Granularity in Parallel Algorithms

Nathan Hottle
granularity - a relative measure of the ratio of the amount of computation to the amount of communication within a parallel algorithm implementation

What Is Granularity?

Parallel algorithms are defined as such because multiple sections of the algorithm are designed to run simultaneously on more than one processor. These sections compose the parallel part of the algorithm. Within the parallel sections, every active processor is assigned a specific task. Each may have its own personal task or they all may be given identical tasks to be performed on their personal data. The task may be as simple as incrementing a counter or it may be a subroutine that involv es many operations. The size of these tasks is expressed as the granularity of the parallelism. To emphasize the relation between granularity and size, an alternate definition is offered. The grain size of a parallel instruction is a meas ure of how much work each processor does compared to an elementary instruction execution time. It is equal to the number of serial instructions done within a task by one processor.

How Is It Measured?

The granularity in a parallel section of an algorithm is generally classified by 1 of 3 relative values: fine, medium, or coarse. Notice that I refer to a parallel section of an algorithm instead of the algorithm itself whe n determining granularity. An algorithm may contain many different grain sizes and in fact, even a section of an algorithm may have one grain size nested within another. Granularity is determined by three characteristics of the algorithm and the hardwar e used to run the algorithm.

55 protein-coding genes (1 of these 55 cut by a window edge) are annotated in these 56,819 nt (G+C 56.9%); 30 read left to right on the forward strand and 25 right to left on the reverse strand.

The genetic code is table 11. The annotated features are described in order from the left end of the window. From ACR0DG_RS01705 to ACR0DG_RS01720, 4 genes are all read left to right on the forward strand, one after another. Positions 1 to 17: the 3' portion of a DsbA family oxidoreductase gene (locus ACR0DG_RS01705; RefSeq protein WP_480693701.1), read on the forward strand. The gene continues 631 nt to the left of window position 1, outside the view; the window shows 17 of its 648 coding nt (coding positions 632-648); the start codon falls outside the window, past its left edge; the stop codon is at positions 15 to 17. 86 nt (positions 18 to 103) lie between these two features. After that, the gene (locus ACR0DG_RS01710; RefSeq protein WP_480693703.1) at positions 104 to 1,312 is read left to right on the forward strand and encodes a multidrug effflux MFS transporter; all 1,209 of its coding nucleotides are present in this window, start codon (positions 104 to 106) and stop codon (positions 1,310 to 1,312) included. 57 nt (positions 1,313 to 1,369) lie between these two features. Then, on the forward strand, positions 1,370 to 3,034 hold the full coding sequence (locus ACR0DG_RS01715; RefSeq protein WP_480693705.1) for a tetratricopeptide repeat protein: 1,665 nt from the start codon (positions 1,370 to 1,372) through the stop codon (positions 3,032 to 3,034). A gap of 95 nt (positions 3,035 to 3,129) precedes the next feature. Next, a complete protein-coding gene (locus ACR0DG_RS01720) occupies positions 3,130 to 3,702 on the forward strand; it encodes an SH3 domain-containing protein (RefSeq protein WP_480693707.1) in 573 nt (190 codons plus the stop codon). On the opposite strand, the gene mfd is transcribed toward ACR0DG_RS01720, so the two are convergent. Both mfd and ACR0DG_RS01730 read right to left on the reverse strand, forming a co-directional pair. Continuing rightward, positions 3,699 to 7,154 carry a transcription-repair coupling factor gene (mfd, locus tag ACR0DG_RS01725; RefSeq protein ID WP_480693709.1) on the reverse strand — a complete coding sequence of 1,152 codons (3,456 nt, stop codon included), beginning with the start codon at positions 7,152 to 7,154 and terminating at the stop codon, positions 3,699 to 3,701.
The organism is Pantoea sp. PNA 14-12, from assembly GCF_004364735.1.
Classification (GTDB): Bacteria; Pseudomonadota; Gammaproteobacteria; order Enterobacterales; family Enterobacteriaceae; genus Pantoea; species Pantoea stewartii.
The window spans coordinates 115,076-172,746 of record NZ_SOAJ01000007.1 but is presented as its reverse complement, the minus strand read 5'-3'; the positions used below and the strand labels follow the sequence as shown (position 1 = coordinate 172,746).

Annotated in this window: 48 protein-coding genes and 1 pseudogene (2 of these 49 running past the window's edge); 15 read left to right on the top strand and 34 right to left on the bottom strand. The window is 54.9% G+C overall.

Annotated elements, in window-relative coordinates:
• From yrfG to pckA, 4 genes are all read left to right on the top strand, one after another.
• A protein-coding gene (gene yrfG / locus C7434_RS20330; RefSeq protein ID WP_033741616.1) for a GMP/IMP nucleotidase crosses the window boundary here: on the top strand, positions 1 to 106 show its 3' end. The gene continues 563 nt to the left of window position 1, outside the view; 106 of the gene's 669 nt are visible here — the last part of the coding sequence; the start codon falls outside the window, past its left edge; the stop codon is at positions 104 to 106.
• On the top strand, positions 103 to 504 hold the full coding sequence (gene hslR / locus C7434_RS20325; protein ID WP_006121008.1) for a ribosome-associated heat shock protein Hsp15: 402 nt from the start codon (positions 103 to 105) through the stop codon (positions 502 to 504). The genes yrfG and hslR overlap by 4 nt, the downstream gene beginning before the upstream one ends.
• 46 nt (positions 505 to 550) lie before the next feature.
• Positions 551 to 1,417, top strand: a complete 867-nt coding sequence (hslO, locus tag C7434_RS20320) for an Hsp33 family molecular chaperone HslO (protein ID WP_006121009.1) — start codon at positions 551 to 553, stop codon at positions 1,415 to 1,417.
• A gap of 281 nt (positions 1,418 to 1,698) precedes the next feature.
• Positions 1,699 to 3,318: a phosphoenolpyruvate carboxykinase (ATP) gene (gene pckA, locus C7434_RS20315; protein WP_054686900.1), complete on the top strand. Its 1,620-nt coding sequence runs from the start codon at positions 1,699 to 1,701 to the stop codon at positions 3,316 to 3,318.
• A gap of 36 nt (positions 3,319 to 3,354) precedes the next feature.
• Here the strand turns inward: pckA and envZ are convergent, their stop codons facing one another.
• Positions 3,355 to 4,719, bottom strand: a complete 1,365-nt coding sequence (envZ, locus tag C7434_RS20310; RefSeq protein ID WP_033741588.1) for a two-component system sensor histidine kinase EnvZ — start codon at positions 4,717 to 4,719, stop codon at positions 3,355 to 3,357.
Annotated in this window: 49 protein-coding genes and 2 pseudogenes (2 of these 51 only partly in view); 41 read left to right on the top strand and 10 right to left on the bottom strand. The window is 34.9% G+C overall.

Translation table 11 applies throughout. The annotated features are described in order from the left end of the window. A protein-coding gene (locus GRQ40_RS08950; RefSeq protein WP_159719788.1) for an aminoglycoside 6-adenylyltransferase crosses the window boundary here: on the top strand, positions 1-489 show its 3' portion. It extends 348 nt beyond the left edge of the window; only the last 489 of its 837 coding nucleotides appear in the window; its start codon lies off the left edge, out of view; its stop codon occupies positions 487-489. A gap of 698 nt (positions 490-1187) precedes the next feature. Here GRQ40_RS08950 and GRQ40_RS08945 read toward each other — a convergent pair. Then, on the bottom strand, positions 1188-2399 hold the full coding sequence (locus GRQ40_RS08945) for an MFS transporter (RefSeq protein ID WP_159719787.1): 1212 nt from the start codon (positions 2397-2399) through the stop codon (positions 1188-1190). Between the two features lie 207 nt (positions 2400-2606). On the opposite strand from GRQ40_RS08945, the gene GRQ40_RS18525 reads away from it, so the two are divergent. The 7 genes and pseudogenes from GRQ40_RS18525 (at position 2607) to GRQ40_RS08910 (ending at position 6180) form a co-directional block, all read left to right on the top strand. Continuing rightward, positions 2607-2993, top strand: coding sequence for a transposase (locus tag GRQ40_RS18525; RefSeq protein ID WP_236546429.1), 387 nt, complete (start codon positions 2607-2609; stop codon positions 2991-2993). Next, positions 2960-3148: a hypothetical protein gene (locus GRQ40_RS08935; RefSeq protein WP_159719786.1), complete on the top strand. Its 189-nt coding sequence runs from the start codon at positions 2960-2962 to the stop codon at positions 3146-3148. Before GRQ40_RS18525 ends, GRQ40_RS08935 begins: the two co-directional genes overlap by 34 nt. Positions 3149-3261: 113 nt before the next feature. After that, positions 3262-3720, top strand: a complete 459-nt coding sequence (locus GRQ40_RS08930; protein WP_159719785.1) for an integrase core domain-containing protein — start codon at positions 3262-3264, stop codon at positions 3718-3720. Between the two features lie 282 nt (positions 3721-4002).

Why Is It Important?

A study of granularity is important if one is going to choose the most efficient paradigm of parallel hardware for the algorithm at hand. SIMD machines are the best bet for very fine-grained algorithms. These machines are built for efficient communication, usually with neighboring PEs. MIMD machines are less effective on fine-grained algorithms because the message passing system characteristic of these machines causes much time to be wasted in communication. These machines p erform best with larger grained algorithms. Another parallel paradigm is a network of workstations. Very slow communication classifies this paradigm. It is recommended for coarse-grained algorithms only. In fact, it is often more efficient to u tilize fewer workstations than are available thereby reducing the amount of communication. Being able to recognize the parallelism within an algorithm and analyze its granularity will guide a programmer to the best parallel paradigm for the task at hand.


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Nevison, Christopher. "Numerical Solution of the Wave Equation: An Example of Data Parallel Computing."